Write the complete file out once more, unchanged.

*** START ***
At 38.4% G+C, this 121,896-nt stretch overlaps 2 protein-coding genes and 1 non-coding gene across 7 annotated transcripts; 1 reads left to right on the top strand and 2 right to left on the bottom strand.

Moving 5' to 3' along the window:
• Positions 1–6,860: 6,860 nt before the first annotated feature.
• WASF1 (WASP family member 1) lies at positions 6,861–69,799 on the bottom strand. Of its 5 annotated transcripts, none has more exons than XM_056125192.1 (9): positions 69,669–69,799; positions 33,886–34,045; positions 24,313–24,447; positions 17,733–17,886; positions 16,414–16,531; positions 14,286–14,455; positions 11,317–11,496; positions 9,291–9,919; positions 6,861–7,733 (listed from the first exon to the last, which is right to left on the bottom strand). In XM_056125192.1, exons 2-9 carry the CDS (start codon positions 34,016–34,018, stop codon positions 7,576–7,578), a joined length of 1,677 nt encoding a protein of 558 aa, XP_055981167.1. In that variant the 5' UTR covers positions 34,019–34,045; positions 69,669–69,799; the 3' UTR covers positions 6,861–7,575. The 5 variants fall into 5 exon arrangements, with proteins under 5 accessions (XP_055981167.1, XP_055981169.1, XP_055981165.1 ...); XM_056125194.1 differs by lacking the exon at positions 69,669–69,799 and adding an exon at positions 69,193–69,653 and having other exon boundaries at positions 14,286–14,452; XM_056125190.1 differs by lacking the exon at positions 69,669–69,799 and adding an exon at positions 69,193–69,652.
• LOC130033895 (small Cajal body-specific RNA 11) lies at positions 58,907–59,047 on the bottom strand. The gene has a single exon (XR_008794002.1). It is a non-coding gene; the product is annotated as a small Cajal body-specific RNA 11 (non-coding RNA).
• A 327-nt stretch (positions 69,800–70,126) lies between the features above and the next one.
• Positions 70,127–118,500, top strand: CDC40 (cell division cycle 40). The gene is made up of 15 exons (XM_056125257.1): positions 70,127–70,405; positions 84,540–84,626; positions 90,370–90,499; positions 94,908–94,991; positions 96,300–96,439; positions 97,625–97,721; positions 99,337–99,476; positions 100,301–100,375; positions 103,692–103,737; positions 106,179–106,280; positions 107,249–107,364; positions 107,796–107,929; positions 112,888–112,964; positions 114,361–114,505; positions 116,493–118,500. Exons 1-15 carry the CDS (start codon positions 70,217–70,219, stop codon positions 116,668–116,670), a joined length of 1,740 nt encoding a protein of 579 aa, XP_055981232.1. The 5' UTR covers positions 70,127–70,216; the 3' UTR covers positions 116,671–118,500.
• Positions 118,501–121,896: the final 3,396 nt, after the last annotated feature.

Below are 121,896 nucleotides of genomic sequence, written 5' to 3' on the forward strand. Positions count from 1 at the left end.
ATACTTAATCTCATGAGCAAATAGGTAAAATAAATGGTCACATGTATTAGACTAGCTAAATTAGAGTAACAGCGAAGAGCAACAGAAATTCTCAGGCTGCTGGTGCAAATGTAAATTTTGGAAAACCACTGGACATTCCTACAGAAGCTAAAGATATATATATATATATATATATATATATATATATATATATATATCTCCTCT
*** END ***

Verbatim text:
At 38.4% G+C, this 121,896-nt stretch overlaps 2 protein-coding genes and 1 non-coding gene across 7 annotated transcripts; 1 reads left to right on the top strand and 2 right to left on the bottom strand.

Moving 5' to 3' along the window:
• Positions 1–6,860: 6,860 nt before the first annotated feature.
• WASF1 (WASP family member 1) lies at positions 6,861–69,799 on the bottom strand. Of its 5 annotated transcripts, none has more exons than XM_056125192.1 (9): positions 69,669–69,799; positions 33,886–34,045; positions 24,313–24,447; positions 17,733–17,886; positions 16,414–16,531; positions 14,286–14,455; positions 11,317–11,496; positions 9,291–9,919; positions 6,861–7,733 (listed from the first exon to the last, which is right to left on the bottom strand). In XM_056125192.1, exons 2-9 carry the CDS (start codon positions 34,016–34,018, stop codon positions 7,576–7,578), a joined length of 1,677 nt encoding a protein of 558 aa, XP_055981167.1. In that variant the 5' UTR covers positions 34,019–34,045; positions 69,669–69,799; the 3' UTR covers positions 6,861–7,575. The 5 variants fall into 5 exon arrangements, with proteins under 5 accessions (XP_055981167.1, XP_055981169.1, XP_055981165.1 ...); XM_056125194.1 differs by lacking the exon at positions 69,669–69,799 and adding an exon at positions 69,193–69,653 and having other exon boundaries at positions 14,286–14,452; XM_056125190.1 differs by lacking the exon at positions 69,669–69,799 and adding an exon at positions 69,193–69,652.
• LOC130033895 (small Cajal body-specific RNA 11) lies at positions 58,907–59,047 on the bottom strand. The gene has a single exon (XR_008794002.1). It is a non-coding gene; the product is annotated as a small Cajal body-specific RNA 11 (non-coding RNA).
• A 327-nt stretch (positions 69,800–70,126) lies between the features above and the next one.
• Positions 70,127–118,500, top strand: CDC40 (cell division cycle 40). The gene is made up of 15 exons (XM_056125257.1): positions 70,127–70,405; positions 84,540–84,626; positions 90,370–90,499; positions 94,908–94,991; positions 96,300–96,439; positions 97,625–97,721; positions 99,337–99,476; positions 100,301–100,375; positions 103,692–103,737; positions 106,179–106,280; positions 107,249–107,364; positions 107,796–107,929; positions 112,888–112,964; positions 114,361–114,505; positions 116,493–118,500. Exons 1-15 carry the CDS (start codon positions 70,217–70,219, stop codon positions 116,668–116,670), a joined length of 1,740 nt encoding a protein of 579 aa, XP_055981232.1. The 5' UTR covers positions 70,127–70,216; the 3' UTR covers positions 116,671–118,500.
• Positions 118,501–121,896: the final 3,396 nt, after the last annotated feature.

Below are 121,896 nucleotides of genomic sequence, written 5' to 3' on the forward strand. Positions count from 1 at the left end.
ATACTTAATCTCATGAGCAAATAGGTAAAATAAATGGTCACATGTATTAGACTAGCTAAATTAGAGTAACAGCGAAGAGCAACAGAAATTCTCAGGCTGCTGGTGCAAATGTAAATTTTGGAAAACCACTGGACATTCCTACAGAAGCTAAAGATATATATATATATATATATATATATATATATATATATATATATCTCCTCT